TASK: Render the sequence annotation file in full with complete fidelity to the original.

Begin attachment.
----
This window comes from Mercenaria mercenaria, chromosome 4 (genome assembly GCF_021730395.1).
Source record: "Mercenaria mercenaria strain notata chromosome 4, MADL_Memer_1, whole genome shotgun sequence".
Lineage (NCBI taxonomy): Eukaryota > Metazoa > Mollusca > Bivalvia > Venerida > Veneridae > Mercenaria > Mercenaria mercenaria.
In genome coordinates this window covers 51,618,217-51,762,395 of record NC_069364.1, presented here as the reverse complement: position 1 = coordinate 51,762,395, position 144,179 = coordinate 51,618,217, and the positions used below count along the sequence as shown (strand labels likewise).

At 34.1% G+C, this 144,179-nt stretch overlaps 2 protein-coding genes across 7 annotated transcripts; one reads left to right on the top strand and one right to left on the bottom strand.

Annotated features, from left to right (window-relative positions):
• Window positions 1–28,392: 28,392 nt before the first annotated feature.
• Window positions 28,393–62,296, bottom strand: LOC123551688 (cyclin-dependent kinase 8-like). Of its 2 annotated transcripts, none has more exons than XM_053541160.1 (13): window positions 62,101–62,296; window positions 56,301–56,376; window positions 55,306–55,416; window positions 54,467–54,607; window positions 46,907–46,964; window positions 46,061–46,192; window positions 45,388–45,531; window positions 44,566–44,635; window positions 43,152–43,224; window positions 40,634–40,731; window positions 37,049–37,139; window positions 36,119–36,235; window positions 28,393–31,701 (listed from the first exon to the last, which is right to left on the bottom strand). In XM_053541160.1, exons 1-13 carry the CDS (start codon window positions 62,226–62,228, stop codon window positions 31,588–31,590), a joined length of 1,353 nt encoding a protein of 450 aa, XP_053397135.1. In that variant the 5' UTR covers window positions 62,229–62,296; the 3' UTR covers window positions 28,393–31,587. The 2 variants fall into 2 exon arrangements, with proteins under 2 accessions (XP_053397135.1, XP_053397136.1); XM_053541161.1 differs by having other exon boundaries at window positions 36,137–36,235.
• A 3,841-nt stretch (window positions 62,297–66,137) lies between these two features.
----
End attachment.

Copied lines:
This window comes from Mercenaria mercenaria, chromosome 4 (genome assembly GCF_021730395.1).
Source record: "Mercenaria mercenaria strain notata chromosome 4, MADL_Memer_1, whole genome shotgun sequence".
Lineage (NCBI taxonomy): Eukaryota > Metazoa > Mollusca > Bivalvia > Venerida > Veneridae > Mercenaria > Mercenaria mercenaria.
In genome coordinates this window covers 51,618,217-51,762,395 of record NC_069364.1, presented here as the reverse complement: position 1 = coordinate 51,762,395, position 144,179 = coordinate 51,618,217, and the positions used below count along the sequence as shown (strand labels likewise).

At 34.1% G+C, this 144,179-nt stretch overlaps 2 protein-coding genes across 7 annotated transcripts; one reads left to right on the top strand and one right to left on the bottom strand.

Annotated features, from left to right (window-relative positions):
• Window positions 1–28,392: 28,392 nt before the first annotated feature.
• Window positions 28,393–62,296, bottom strand: LOC123551688 (cyclin-dependent kinase 8-like). Of its 2 annotated transcripts, none has more exons than XM_053541160.1 (13): window positions 62,101–62,296; window positions 56,301–56,376; window positions 55,306–55,416; window positions 54,467–54,607; window positions 46,907–46,964; window positions 46,061–46,192; window positions 45,388–45,531; window positions 44,566–44,635; window positions 43,152–43,224; window positions 40,634–40,731; window positions 37,049–37,139; window positions 36,119–36,235; window positions 28,393–31,701 (listed from the first exon to the last, which is right to left on the bottom strand). In XM_053541160.1, exons 1-13 carry the CDS (start codon window positions 62,226–62,228, stop codon window positions 31,588–31,590), a joined length of 1,353 nt encoding a protein of 450 aa, XP_053397135.1. In that variant the 5' UTR covers window positions 62,229–62,296; the 3' UTR covers window positions 28,393–31,587. The 2 variants fall into 2 exon arrangements, with proteins under 2 accessions (XP_053397135.1, XP_053397136.1); XM_053541161.1 differs by having other exon boundaries at window positions 36,137–36,235.
• A 3,841-nt stretch (window positions 62,297–66,137) lies between these two features.